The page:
may decide to ask for an international police check, which can be obtained from the law enforcement
             body for each relevant country. Information on obtaining a police check from an overseas government
             or law enforcement authority can be found on the Home Affairs website at
             https://www.homeaffairs.gov.au/trav/visa/char.

             The NSW Office of the Children’s Guardian encourages organisations that work with children and
             young people to become a ‘Child Safe Organisation’ and it has published a number of resources in
             relation to implementing effective child safe policies and practices. It also runs a number of free
             information sessions and training in the community for this purpose providing information on:
              how organisations can become safer for children
              strategies for managing the risks associated with working with children such as introducing Codes
               of Conduct and a Child Safe Policy
              suggestions for organisations regarding recruiting and managing staff who work with children, and
              understanding the mandatory reporting obligations under the Children and Young Persons (Care
               and Protection) Act 1998 (NSW) with regard to suspected or actual neglect or abuse of a child.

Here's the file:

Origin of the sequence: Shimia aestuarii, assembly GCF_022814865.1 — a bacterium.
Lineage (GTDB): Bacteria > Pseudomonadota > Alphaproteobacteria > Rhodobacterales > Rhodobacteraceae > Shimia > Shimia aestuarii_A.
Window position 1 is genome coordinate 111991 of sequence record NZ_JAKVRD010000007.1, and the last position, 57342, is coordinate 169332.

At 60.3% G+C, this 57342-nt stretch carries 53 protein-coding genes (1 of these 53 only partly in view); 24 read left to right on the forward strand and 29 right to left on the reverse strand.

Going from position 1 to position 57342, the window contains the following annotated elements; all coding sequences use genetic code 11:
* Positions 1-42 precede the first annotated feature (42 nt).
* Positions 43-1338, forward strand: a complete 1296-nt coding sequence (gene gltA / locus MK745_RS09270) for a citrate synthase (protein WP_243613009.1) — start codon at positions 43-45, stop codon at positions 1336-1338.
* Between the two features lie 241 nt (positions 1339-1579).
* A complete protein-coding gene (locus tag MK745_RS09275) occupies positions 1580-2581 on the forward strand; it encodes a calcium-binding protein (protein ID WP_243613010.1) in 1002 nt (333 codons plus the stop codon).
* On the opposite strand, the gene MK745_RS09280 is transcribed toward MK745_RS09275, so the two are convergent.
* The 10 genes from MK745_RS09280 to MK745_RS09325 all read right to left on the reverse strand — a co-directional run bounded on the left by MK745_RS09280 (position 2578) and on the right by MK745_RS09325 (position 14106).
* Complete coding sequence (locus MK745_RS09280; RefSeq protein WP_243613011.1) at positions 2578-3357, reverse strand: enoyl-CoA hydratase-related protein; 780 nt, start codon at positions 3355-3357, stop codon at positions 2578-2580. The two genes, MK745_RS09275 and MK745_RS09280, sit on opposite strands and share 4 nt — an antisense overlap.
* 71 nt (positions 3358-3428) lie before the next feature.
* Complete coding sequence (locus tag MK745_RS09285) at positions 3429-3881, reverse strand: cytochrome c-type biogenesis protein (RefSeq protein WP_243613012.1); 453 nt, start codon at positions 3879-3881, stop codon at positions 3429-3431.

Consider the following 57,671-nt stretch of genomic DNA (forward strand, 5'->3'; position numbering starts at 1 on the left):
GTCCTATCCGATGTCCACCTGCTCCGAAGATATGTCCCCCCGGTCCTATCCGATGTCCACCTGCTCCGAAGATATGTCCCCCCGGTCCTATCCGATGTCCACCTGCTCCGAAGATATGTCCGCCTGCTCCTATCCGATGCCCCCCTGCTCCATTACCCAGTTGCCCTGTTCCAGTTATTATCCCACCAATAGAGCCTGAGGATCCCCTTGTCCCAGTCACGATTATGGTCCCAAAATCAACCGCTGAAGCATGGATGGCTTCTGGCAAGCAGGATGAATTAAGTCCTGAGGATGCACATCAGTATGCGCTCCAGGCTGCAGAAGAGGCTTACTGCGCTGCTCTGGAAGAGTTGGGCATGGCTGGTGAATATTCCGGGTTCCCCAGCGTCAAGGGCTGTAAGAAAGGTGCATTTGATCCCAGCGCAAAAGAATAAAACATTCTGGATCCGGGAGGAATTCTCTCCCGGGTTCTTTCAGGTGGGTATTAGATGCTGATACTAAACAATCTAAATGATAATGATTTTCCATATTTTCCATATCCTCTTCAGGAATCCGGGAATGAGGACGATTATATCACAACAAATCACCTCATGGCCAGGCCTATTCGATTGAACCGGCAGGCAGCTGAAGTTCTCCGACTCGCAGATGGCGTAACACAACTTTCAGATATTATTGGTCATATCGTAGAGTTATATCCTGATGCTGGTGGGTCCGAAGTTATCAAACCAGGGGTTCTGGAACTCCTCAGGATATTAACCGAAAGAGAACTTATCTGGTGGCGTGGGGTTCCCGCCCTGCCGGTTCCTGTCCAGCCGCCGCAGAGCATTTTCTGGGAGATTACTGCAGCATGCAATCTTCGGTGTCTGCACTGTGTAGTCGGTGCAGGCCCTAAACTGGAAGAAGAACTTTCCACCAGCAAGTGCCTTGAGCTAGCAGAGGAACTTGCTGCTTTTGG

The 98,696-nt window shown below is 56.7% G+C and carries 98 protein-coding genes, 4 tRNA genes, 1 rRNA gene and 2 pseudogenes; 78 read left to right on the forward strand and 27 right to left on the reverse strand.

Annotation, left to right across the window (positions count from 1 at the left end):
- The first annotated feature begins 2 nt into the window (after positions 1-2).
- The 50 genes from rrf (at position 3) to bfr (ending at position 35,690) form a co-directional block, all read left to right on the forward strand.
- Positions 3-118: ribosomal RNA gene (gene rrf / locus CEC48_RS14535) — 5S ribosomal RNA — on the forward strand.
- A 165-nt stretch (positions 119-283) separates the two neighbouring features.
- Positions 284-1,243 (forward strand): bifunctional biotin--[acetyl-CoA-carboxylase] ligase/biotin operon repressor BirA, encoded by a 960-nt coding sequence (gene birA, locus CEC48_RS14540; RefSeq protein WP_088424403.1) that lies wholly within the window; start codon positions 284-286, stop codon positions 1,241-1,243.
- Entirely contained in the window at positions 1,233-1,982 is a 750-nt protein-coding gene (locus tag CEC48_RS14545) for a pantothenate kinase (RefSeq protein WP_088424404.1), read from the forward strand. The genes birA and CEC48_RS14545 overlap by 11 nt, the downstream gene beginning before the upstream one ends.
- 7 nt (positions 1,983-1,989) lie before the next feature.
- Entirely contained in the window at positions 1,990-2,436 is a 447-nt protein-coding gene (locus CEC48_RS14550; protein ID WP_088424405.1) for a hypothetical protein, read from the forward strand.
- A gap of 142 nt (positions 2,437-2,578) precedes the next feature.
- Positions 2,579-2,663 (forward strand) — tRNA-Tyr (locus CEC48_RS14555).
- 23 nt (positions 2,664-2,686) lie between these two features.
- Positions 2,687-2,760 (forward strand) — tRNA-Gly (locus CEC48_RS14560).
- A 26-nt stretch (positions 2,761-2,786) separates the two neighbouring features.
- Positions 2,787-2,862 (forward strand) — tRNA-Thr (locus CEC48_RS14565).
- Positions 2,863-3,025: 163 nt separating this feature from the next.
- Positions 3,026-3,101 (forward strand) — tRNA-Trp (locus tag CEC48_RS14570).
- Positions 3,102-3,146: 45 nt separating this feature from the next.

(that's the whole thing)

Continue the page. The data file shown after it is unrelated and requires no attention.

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© 2018 Justice Connect. This information was last updated on August 2018 and does not
constitute legal advice, full disclaimer and copyright notice at www.nfplaw.org.au/disclaimer.
Moores, together with Our Community, have also created a Child Protection Toolkit for not-for-profit
                  organisations, to help them comply with these standards and other legislative requirements. The
                  Toolkit discusses child safe recruitment processes, creating a child safe culture and various reporting
                  obligations. It also includes a sample Child Protection Policy and Child Safety Code of Conduct (that can be
                  tailored to your organisation).

             The Council of Australian Governments (COAG) is also currently working towards law reform to
             harmonise the laws between states and territories.
             COAG has been working on a ‘National Framework for Protecting Australia’s Children 2009-2020.’ This
             is a broad, long-term initiative aimed at reforming the child protection system and creating uniform